The French Syria specialist Frédéric Pichon:
” I have seen in Syria how on Easter the imam from the neighboring mosque will come to visit the church in order to present his best wishes to the priest. And vice-versa: the priest will visit the imam”
The French Syria specialist Frédéric Pichon accuses the Western media of irresponsibility in its treatment of the Syria crisis: of being ignorant about the region and its history, neglecting to verify sources, blithely parroting activist talking points–in short, of “refusing to deal with the reality.” After completing a first degree in Arabic, Pichon lived for many years as a teacher in Beirut, before returning to France, where he completed a doctoral thesis on the Christian minority in Syria. His most recent book is a co-authored volume on “The Geopolitics of the Middle East and North Africa” (Presses Universitaires de France, 2012)
In a recent interview he said that “SOHR has a name that is very reassuring. It is reassuring, notably, for the media. I have experienced this personally in speaking with a journalist from one of France’s leading news channels. When I raised some questions about the organization, the journalist replied, “Really? But it’s got ‘human rights’ in the name!” So, from the point of view of marketing, the name is obviously well-chosen.But the problem is precisely that so little is known about the SOHR and yet the media continue to use it as source without asking any questions about the accuracy of the casualty numbers it reports or whether all the civilians reported killed were in fact civilians. What we know for sure about the Syrian Observatory for Human Rights is that it is not based in Syria. It is based in London. The president of the organization is named Rami Abdel Rahman. But it would appear that no such person even exists. In mid-2011, a few journalists worthy of the name first raised doubts about the matter.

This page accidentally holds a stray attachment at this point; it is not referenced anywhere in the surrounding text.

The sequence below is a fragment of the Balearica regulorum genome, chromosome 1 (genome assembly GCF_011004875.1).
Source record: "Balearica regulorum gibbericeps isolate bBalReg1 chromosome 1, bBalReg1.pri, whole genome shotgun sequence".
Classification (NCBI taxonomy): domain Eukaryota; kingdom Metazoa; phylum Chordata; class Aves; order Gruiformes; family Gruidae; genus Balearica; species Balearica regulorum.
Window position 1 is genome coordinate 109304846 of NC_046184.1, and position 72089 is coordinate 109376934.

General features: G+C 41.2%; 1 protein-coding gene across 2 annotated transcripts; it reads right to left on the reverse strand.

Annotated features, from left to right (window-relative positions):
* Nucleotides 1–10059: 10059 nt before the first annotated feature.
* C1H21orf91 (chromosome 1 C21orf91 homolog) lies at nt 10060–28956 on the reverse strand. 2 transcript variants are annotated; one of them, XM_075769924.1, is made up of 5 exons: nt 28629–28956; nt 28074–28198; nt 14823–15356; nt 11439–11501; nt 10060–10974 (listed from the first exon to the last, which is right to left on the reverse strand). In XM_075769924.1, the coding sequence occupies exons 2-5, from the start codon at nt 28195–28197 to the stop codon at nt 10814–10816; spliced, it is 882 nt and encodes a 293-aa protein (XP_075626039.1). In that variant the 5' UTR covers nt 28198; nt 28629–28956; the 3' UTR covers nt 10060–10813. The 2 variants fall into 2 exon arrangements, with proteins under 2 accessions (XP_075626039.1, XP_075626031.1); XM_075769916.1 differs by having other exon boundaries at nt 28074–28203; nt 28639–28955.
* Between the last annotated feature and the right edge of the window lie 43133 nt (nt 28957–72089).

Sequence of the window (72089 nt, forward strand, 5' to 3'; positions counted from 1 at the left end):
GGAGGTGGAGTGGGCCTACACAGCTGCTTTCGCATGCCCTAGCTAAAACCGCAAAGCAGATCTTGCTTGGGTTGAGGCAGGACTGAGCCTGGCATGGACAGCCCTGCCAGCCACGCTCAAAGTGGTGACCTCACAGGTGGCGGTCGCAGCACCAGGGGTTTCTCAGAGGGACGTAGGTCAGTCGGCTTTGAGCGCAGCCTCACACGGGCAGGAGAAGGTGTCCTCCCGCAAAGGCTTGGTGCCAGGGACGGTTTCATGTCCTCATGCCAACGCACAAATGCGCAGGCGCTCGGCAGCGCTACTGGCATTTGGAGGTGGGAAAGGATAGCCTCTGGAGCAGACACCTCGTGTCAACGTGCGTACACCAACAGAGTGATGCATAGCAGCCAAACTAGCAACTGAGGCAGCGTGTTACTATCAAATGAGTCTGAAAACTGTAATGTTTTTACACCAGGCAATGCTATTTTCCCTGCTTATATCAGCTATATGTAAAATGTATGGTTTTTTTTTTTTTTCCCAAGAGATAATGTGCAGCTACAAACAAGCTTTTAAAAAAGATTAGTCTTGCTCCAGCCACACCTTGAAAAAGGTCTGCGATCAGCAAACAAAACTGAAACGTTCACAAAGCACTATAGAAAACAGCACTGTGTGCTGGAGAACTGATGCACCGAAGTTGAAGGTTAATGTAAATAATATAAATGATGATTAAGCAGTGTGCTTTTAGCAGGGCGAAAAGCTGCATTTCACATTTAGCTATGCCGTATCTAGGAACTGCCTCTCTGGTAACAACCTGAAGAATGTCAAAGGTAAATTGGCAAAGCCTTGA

The confirmation did not come from pro-regime sources, but rather from the SOHR itself. In January of this year, the SOHR published a notice on its website acknowledging that Rami Abdel Rahman does not exist and explaining that the name is a pseudonym used by various collaborators of the organization. But this has not stopped the AFP, Reuters and other news agencies from continuing to cite “Rami Abdel Rahman, president of the Syrian Observatory for Human Rights” to this very day!